why is a genetic explanation for altruism problematic

But it's when Wilson turns to the social lives of human beings that his views become more problematic. There are several difficulties. One is that Wilson's multilevel selection theory is so broad, so causally inclusive, that it may well be able to explain nearly anything about people. When a theory allows genetic selection to act at any level in the biological hierarchy and cultural selection to act at any level in the social hierarchy, it's hard to imagine many facts about people that might remain refractory to "explanation" by it. In science, a theory can be a little too pliant for its own good and Wilson may have found one. It would have been helpful had he listed some imaginable observations about people that would force him to seriously question his theory. Just what plausible property of religious practice, for example, might cause Wilson to conclude that multilevel selection played little part in its history? (If the early church had held that each believer should maximise his material well-being and not attend to the welfare of the community, wouldn't Wilson conclude that Christianity spread by cultural evolution at the individual level? )
Also, many of Wilson's insights about society that purportedly follow from multilevel selection are frankly banal. Do we really need mathematical evolutionary theory to tell us that if we want society to successfully pursue a common goal, then individuals shouldn't constantly cheat one another?


Part of the problem here is that Wilson inverts the actual order of logical inference. Evolutionary biologists didn't invent the idea of individual cheaters who subvert the goals of groups. Instead, evolutionists described biological cheaters by analogy with social phenomena that were already familiar. ("This gene acts like a cheater in a game. ") We already knew that people who cheat can compromise the goals of groups and thus must be stopped. That's why armies shoot deserters and why governments chase tax evaders. Reimporting evolutionary theory here does little but dress up these commonsense notions in pseudoscientific garb that seems both uninformative and pretentious. Wilson also sometimes makes things too easy for himself. This is clearest in his attempted demolition of economics, which depends heavily on omission and caricature. Reading Wilson, one would guess that economists engage in a kind of magical thinking when concluding that the pursuit of enlightened self-interest can make the world a better place. That's partly because he never reveals the actual logic of their arguments. In an entire chapter devoted to the absurdities of economic orthodoxy, Wilson never mentions the concepts of comparative advantage or gains from trade despite their importance in economists' arguments. Instead, he heaps ridicule on counterintuitive conclusions mostly by playing up just how counterintuitive they are. This isn't to say that Wilson is necessarily wrong here and economists are right.


But it is to say that it's easy to win a debate when the other side's arguments don't get a fair hearing. Finally, it has to be said that Does Altruism Exist? is marred by Wilson's tendency to self-aggrandisement. In places, for example, he indulges in cringe-inducing claims about how the theory of multilevel selection, like that of Copernicus, was once derided but is now accepted. And he relentlessly insists that his version of evolutionary theory is just what is needed to right our social arrangements and save the planet. It is, I suppose, formally possible that he's right about this. But there is precious little evidence of it in his book. The unfortunate thing is that Wilson's attempt to extend evolutionary theory from biology to all society distracts from his real accomplishment. He, along with many others, has helped to make the logic of natural selection clearer. And that is something. Saving the planet isn't required. Smith's theory of sentiments resembles, at the formal level only however, Becker's egocentric approach. It differs from Becker's at the substantive level. To reconstruct Smith's theory, we have at hand the station of the acting self, S, the station of the recipient other, O, and the station of the would-be impartial spectator occupied by the self reflecting on itself, coined here "spectator self," S s. Figure 1 illustrates such a three-station scenario, where S s examines the utilities of O and S s from a detached, third station whose location is determined by the degree of familiarity.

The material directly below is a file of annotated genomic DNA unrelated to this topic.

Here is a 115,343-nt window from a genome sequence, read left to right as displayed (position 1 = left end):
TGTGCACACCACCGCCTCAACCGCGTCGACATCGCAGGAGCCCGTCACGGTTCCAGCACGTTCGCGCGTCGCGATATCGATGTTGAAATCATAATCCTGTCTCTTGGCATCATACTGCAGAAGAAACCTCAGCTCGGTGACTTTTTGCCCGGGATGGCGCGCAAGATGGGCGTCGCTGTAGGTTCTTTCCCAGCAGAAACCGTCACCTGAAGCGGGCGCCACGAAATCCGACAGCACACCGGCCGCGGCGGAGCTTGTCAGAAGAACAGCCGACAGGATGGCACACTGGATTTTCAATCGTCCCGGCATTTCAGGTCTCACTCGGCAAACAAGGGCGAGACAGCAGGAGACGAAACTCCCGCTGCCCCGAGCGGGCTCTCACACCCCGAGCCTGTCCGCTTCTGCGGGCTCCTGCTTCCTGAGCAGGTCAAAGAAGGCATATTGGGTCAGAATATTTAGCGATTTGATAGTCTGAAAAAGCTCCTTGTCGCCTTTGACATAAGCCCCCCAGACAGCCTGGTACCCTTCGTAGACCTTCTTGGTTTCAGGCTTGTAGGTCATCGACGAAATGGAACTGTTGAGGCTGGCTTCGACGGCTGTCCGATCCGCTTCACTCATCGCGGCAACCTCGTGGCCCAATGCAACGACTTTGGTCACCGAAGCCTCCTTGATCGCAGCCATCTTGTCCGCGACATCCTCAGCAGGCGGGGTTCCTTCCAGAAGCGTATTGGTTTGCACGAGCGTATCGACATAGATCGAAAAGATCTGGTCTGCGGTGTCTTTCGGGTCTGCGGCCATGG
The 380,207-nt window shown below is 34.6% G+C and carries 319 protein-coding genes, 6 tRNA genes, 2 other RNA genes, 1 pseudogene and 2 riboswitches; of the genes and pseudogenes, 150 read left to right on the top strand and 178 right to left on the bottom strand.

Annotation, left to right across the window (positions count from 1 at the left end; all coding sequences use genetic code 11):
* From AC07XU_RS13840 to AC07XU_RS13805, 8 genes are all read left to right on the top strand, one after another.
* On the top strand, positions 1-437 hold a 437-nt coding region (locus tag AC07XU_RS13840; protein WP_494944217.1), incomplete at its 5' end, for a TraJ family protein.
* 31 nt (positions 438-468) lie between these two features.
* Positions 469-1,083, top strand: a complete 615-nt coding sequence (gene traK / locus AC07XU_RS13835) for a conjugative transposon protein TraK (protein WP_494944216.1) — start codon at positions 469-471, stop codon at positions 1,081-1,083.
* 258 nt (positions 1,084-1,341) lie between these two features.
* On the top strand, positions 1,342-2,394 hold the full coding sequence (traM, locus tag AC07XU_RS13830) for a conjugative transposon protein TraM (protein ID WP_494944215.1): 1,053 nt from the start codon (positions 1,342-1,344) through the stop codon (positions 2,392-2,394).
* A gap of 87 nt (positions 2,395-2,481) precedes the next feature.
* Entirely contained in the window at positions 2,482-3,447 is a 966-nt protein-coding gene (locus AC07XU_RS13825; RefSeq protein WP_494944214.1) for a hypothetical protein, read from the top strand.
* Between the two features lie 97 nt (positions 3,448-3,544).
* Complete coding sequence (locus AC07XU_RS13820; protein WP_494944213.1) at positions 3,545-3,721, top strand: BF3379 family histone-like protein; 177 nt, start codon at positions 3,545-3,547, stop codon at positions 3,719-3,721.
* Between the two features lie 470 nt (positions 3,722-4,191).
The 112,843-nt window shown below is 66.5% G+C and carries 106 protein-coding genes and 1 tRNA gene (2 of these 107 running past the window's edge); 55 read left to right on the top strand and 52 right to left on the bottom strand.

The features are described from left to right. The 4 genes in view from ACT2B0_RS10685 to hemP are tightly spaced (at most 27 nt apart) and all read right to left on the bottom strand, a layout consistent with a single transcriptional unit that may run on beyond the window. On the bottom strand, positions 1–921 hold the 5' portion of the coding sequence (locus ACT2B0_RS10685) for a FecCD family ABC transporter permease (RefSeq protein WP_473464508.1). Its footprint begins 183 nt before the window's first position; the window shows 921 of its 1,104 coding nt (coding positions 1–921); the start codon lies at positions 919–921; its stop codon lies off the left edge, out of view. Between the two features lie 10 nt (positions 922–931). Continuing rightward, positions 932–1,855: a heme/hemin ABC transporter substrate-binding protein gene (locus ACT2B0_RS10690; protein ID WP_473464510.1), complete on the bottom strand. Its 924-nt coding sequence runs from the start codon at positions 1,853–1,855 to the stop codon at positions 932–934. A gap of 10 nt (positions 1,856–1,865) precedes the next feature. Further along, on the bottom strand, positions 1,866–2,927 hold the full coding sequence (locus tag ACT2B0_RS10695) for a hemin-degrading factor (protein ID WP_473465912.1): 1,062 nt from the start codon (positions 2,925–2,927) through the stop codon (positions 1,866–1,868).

The occupation of the third station of the impartial spectator by the actor himself has two clear implications. First, when the actor empathizes with the suffering of the other, it is not by imagining such suffering as happening to his own person as supposed by Becker's egocentric view. Second, the judge of the potential action is not an actual spectator for two reasons. The first reason is that the judge is not a disinterested observer according to whose opinion agent S tries to conform. In other words, we do not have here a socialization process where S tries to appease the public and gain its applause. Rather, S adopts the view of S s the impartial spectator who emerges which S examines his own act from a distance. Such a Smithian approach means that, at first approximation, the "self" precedes public opinion or the sociocultural milieu. But, for Smith, the milieu is not totally disregarded. It plays a role when it helps the formation of the self by allowing the agent to reflect on his action as he does on the action of others. Without society, the agent cannot take a look at his action from a distance. So, society acts as a reflection mirror that clarifies and intensifies S 's view of himself. For Smith, while society is essential for the development of the self, it does not act as a construction engineer la Mead.

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